Your First Brew

Congratulations on the purchase of your first brewery. This kit will help you to take your first steps into the exciting world of fermentation and before you know it, you will be crafting your own world class beverages from the modest surrounds of your kitchen, laundry or garage! 

The Equipment and Ingredients

Fermenter
This is a 30-litre container made of food grade Polyethylene, it will guarantee an airtight fit for all of your brews. The fermenter comes complete with a graduated volume scale and an adhesive thermometer. An airlock and grommet which are to be fitted into the lid. During fermentation the airlock allows carbon dioxide to escape while maintaining a seal against airborne contaminants. In the base of the fermenter is a tap fitted with a sediment reducer, which restricts the amount of sediment being drawn into your bottles or secondary fermenter. Be sure to clean well immediately after use. We recommend Oxyper as a terrific cleaner.

Capper & Crown Seals
The capper is used to fix the crown seals to your bottles, ensuring an airtight and pressure resistant seal. To use, place the sanitized (a quick spray is fine) crown seal on the bottle and the capper on the seal and give it a few firm blows with a hammer. Always cap on a solid surface, preferable a concrete floor with a thin layer of cardboard over it (never on a springy surface). If you have purchased a Super Brewery, any flat, sturdy surface which you can attach your capper to is fine.

Brewers Bottler
This serves to make bottling much easier. The bottler is fitted into the spout of the tap in the fermenter. When the tap is turned on, the weight of the beer snaps the valve on the bottler shut, and the beer won’t flow. When the bottle is brought up over the bottler and pushed upward, the valve opens and the bottle is filled. To stop the flow, simply lower the bottle. This also helps to reduce splashing which in turn lowers the risk of oxidization, responsible for a stale, cardboardy flavour in affected beer.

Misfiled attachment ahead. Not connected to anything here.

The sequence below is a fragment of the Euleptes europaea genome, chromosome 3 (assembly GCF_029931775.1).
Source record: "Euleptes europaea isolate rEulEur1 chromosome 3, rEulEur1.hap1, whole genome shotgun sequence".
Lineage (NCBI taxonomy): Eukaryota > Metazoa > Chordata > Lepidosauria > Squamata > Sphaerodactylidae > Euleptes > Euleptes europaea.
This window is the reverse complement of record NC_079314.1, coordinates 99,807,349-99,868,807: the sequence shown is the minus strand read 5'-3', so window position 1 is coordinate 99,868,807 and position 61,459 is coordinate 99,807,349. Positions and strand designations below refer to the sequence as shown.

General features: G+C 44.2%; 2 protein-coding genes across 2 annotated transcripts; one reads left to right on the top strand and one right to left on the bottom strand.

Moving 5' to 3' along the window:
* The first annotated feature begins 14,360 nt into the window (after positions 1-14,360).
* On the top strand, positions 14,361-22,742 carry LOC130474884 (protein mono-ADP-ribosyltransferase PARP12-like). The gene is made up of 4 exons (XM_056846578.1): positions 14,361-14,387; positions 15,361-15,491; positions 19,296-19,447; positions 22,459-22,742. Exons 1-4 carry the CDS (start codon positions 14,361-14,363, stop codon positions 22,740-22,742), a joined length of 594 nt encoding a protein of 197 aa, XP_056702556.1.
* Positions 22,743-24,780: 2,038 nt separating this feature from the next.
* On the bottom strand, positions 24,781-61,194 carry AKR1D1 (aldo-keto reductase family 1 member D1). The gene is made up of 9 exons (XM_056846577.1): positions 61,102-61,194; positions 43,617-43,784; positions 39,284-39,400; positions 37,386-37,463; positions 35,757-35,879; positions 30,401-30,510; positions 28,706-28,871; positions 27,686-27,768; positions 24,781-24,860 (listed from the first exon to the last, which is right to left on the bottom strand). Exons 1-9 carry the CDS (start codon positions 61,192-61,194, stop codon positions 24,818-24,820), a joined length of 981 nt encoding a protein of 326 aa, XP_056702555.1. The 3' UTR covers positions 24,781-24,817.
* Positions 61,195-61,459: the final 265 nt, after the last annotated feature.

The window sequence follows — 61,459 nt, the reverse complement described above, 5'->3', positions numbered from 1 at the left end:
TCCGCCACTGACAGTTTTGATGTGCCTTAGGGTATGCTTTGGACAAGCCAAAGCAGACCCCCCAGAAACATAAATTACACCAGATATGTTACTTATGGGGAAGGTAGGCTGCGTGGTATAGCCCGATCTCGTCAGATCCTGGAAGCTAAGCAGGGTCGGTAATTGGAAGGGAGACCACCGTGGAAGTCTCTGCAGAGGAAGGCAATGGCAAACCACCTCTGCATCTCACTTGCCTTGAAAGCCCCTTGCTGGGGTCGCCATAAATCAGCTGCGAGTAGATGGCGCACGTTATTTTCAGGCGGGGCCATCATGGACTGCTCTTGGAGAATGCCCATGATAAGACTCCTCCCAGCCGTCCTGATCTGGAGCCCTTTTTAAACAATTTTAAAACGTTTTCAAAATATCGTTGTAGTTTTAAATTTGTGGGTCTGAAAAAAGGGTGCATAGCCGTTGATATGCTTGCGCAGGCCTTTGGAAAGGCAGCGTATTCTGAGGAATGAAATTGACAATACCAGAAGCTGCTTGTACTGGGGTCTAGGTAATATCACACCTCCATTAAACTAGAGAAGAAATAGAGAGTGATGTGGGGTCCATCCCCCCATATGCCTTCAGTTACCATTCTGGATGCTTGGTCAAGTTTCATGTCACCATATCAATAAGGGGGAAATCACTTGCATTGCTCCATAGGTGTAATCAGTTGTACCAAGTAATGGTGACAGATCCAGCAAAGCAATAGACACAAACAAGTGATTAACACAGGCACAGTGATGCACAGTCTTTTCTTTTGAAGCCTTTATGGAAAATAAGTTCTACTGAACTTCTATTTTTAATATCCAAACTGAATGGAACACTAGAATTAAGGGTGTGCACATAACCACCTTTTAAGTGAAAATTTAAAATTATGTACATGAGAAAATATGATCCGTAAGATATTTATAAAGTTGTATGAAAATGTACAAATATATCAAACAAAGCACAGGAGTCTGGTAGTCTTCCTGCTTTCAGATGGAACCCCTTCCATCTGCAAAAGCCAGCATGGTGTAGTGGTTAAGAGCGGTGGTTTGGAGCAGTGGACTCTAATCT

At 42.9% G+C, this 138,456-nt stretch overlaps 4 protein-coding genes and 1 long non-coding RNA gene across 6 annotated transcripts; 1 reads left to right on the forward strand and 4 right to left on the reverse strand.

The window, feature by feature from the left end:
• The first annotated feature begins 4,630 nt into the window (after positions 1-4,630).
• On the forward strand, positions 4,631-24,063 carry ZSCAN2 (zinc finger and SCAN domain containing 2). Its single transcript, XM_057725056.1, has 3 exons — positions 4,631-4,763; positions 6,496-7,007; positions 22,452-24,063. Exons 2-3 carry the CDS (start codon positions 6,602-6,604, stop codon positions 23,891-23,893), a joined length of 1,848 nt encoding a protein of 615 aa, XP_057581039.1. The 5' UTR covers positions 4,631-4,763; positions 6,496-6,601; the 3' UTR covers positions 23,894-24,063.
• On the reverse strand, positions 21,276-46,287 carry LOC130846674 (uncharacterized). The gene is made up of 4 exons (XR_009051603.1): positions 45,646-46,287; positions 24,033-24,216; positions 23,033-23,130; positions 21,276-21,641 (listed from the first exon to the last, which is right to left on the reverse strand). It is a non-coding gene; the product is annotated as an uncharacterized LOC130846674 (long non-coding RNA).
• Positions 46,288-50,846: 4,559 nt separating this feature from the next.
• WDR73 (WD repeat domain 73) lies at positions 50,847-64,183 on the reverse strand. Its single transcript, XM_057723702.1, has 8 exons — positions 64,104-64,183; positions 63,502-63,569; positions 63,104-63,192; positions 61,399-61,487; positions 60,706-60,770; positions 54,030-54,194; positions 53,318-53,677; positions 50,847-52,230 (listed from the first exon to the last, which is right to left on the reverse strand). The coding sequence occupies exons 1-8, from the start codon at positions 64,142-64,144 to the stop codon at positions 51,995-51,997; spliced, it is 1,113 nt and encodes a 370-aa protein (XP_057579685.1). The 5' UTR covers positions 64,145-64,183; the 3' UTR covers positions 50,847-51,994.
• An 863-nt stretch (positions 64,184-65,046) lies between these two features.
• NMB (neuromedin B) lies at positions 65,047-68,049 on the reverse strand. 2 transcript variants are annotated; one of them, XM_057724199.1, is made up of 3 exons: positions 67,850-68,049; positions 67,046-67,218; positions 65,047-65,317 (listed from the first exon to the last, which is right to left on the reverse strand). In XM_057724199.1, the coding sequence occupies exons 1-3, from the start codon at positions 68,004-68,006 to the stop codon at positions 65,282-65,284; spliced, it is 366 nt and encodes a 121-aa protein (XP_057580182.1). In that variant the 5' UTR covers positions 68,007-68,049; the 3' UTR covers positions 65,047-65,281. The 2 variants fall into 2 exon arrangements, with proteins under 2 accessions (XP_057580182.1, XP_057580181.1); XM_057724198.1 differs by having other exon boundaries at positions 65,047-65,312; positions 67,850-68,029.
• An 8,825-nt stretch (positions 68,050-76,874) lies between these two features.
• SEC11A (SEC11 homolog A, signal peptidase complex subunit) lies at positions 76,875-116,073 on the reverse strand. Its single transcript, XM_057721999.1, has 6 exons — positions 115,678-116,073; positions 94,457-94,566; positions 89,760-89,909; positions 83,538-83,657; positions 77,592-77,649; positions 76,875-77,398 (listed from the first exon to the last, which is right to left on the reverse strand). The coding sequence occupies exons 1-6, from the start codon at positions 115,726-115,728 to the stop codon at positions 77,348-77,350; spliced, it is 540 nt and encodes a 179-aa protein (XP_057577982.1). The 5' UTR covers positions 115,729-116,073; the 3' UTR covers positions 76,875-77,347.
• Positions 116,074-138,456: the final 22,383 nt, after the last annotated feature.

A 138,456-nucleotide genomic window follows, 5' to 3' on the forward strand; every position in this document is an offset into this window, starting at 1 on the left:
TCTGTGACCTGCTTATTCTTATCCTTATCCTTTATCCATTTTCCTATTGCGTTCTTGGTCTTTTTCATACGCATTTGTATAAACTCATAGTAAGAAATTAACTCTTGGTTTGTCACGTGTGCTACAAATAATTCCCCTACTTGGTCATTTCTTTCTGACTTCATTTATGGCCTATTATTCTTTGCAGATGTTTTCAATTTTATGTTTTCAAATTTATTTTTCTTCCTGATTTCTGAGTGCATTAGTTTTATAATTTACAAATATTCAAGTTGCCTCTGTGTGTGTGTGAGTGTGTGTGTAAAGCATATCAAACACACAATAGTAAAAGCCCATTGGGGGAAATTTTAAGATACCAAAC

Spoon/ Paddle
No matter how complex or advanced your brewing becomes, a long handled stirring tool will always come in handy.

Hydrometer & Test Jar
This is one of the most important devices in a brewer’s arsenal. With this tool, and a bit of due diligence, you can measure and record every aspect of your fermentation, calculate alcohol percentage by volume, achieve repeatability and consistency and, perhaps most importantly, avoid nasty bottle bombs.

The hydrometer will float at a different level in your wort/beer depending on the amount of dissolved solids in the solution. Most of these dissolved solids are sugars, and as the yeast works its way through them, the solution becomes thinner providing less resistance to the hydrometer, enabling it to sink lower in the test jar.

To take a sample, pull enough liquid from the fermenter into the hydrometer's jar with the paper insert removed and allow the hydrometer to float freely in the solution (a level surface is important for accuracy). Read where it comes to on the scale at eye level (you are looking for the specific gravity section of the scale) and record it. As a bare minimum, you should be taking a sample before fermentation, and two at the end (over two days) to ensure fermentation has finished and to calculate alcohol percentage. By taking your starting gravity and finishing gravity and punching it into an online SG-ABV calculator you can determine the amount of alcohol in your brew to a reasonably high level of accuracy. If you bottle a beer that has not finished fermenting, it may build up too much pressure for the bottle to stand and result in a messy, sometimes dangerous, bottle explosion. It is important to note that hydrometers are designed to be read at an exact temperature, usually 20 degrees Celsius. Check your own hydrometer to determine this.